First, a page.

Nigeria Weakens the Naira to Record Low in Year-End Trade
(Bloomberg) -- Nigeria’s central bank weakened the local currency to a record low during trading at the investors and exporters market on Thursday.
The naira closed at 410.25 naira per dollar at the I&E window, according to the website of the Lagos-based FMDQ OTC Securities Exchange, a platform that oversees foreign-exchange trading in Nigeria.
On the spot market, naira traded for 400.25 to the greenback as of 3:25 p.m. in Lagos. The naira sold for 470 per dollar on the street since Tuesday, according to abokifx.com.
Both the International Monetary Fund and World Bank have intensified calls on Nigeria to speed up currency reforms in order to achieve economic growth. The IMF said a unified and flexible exchange rate will ease external imbalances and bolster activity, while the World Bank asked for a change of foreign exchange policies for the government to get a $1.5 billion loan from the multilateral lender. Calls to the central bank’s spokesman seeking comment went unanswered.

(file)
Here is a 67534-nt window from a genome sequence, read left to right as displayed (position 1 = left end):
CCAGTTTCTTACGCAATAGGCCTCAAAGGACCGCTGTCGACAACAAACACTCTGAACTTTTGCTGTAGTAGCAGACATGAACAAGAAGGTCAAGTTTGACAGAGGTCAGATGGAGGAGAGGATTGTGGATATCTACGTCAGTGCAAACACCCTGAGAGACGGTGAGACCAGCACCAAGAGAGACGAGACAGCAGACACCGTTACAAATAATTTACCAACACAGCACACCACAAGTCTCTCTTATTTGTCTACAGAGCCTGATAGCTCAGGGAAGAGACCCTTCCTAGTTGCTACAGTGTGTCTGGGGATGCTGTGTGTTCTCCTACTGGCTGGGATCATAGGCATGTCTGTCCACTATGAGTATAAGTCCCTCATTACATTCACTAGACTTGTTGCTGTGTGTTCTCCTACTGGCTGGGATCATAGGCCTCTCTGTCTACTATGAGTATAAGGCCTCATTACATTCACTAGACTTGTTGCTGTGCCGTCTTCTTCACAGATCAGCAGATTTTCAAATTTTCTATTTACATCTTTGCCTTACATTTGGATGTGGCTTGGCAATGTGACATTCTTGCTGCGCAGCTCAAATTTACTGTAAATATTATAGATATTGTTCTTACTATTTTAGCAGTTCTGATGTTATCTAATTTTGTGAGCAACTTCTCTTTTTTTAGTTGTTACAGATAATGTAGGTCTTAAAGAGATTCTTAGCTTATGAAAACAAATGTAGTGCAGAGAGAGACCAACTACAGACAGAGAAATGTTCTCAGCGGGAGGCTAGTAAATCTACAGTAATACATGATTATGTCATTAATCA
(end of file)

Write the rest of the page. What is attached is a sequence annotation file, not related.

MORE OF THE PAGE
Several foreign exchange rules have been introduced recently by Africa’s largest crude producer. These include asking international money transfer operators to pay remittances in dollars to beneficiaries, to boost dollar liquidity in the country after supply of the greenback dried up due to a plunge in oil prices. Crude exports account for more than 90% of foreign-exchange earnings in Africa’s largest economy.
Abuja-based banking regulator has devalued the naira twice this year by 24% from an official rate of 306.5 in January. The latest change on FMDQ will be third.
United Capital sees the currency depreciating to as much as 415 naira to the dollar in 2021. “There is a need to ultimately adjust the naira to that level for stability to come back, Wale Olusi, head of research at United Capital said by phone.
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